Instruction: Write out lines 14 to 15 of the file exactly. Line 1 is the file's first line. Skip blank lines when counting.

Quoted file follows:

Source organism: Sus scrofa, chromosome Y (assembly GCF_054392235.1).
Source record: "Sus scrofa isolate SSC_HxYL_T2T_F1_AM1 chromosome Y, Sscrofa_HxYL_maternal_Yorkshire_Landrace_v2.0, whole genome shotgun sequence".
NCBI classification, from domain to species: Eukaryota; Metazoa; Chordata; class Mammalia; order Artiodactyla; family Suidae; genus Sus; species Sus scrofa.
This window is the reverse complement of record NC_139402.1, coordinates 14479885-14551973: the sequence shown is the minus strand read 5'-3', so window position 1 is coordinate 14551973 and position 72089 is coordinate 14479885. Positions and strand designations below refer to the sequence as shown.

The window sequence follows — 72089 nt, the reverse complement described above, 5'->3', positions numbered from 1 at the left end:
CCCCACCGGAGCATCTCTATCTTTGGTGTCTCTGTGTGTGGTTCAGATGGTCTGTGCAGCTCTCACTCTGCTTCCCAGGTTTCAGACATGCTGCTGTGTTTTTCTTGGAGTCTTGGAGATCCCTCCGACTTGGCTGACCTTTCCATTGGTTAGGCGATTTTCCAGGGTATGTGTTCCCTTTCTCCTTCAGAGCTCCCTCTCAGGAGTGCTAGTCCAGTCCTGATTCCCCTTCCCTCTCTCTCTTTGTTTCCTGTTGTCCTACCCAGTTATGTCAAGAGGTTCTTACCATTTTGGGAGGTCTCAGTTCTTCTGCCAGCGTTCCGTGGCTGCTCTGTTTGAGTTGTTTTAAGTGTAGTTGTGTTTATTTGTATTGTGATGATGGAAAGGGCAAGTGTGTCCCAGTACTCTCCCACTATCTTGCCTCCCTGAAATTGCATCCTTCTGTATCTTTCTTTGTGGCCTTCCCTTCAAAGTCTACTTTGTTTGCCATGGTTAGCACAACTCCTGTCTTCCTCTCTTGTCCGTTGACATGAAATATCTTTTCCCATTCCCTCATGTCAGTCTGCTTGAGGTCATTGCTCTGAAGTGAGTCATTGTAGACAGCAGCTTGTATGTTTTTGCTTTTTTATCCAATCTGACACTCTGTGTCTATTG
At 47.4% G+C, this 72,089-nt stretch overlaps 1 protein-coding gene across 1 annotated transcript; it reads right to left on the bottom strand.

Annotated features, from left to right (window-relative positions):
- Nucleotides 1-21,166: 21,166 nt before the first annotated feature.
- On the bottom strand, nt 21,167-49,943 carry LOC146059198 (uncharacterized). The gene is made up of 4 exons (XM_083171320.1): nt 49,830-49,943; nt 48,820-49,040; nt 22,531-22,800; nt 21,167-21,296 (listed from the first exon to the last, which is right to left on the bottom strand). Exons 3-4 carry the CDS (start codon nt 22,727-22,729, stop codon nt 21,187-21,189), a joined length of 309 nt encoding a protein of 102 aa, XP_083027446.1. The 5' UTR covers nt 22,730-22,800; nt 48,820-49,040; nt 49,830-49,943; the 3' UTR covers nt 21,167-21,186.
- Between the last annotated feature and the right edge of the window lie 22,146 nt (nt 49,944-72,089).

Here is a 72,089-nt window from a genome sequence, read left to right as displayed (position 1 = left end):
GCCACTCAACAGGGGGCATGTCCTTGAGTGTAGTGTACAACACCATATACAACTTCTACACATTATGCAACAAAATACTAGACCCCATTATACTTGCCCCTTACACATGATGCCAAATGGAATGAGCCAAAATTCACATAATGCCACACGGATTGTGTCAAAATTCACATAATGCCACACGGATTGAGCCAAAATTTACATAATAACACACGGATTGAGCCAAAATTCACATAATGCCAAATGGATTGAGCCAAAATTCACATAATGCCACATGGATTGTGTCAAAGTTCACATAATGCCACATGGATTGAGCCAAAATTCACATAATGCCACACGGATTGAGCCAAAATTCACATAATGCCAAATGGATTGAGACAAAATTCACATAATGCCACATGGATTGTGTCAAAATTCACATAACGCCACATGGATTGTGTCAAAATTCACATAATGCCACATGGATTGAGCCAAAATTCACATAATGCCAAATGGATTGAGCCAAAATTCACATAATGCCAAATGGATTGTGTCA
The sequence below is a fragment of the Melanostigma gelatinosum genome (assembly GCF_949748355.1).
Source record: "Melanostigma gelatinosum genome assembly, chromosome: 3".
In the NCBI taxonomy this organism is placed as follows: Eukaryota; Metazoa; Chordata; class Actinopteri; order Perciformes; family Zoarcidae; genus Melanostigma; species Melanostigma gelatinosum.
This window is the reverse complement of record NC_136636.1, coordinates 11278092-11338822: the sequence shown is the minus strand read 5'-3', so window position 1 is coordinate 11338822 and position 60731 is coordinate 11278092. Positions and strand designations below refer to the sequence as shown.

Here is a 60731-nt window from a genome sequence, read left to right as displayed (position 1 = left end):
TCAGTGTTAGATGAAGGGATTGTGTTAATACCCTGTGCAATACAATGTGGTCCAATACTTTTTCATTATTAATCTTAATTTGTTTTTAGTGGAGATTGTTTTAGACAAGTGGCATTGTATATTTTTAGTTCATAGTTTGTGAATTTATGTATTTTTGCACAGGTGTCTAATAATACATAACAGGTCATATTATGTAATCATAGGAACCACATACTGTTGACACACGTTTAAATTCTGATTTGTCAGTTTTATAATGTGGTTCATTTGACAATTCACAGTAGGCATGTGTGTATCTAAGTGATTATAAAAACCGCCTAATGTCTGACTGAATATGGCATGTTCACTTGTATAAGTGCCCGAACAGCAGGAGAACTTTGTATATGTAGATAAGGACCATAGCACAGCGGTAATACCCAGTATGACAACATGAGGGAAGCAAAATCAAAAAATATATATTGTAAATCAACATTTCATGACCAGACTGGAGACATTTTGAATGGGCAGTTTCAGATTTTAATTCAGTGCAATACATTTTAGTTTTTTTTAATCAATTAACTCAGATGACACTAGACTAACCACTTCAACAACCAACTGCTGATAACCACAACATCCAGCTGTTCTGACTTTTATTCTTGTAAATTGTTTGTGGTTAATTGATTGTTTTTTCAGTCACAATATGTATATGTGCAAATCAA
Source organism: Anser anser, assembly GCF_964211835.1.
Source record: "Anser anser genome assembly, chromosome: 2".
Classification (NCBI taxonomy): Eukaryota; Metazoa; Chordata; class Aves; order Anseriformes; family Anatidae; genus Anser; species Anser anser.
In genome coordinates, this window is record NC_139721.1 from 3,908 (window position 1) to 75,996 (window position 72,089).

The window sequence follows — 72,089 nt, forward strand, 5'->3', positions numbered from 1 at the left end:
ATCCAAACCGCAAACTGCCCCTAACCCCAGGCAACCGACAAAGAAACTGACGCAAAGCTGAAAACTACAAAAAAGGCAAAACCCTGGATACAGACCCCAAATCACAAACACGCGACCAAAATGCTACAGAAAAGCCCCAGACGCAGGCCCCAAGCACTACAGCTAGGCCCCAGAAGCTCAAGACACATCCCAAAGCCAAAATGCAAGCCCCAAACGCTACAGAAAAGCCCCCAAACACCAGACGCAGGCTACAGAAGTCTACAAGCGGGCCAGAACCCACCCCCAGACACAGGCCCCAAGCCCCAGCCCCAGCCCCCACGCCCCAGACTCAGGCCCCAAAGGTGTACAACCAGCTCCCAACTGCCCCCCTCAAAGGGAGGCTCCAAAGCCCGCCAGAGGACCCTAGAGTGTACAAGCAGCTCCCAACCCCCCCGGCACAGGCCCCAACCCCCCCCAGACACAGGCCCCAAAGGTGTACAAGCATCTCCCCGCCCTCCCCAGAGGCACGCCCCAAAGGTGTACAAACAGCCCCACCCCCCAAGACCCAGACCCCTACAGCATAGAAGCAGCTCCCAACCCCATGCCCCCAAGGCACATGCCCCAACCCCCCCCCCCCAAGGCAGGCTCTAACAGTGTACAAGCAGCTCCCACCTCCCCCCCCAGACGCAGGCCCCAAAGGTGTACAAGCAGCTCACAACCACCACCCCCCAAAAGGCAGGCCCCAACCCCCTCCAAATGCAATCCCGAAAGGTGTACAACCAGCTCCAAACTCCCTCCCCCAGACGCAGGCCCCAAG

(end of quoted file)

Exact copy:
The sequence below is a fragment of the Melanostigma gelatinosum genome (assembly GCF_949748355.1).
Source record: "Melanostigma gelatinosum genome assembly, chromosome: 3".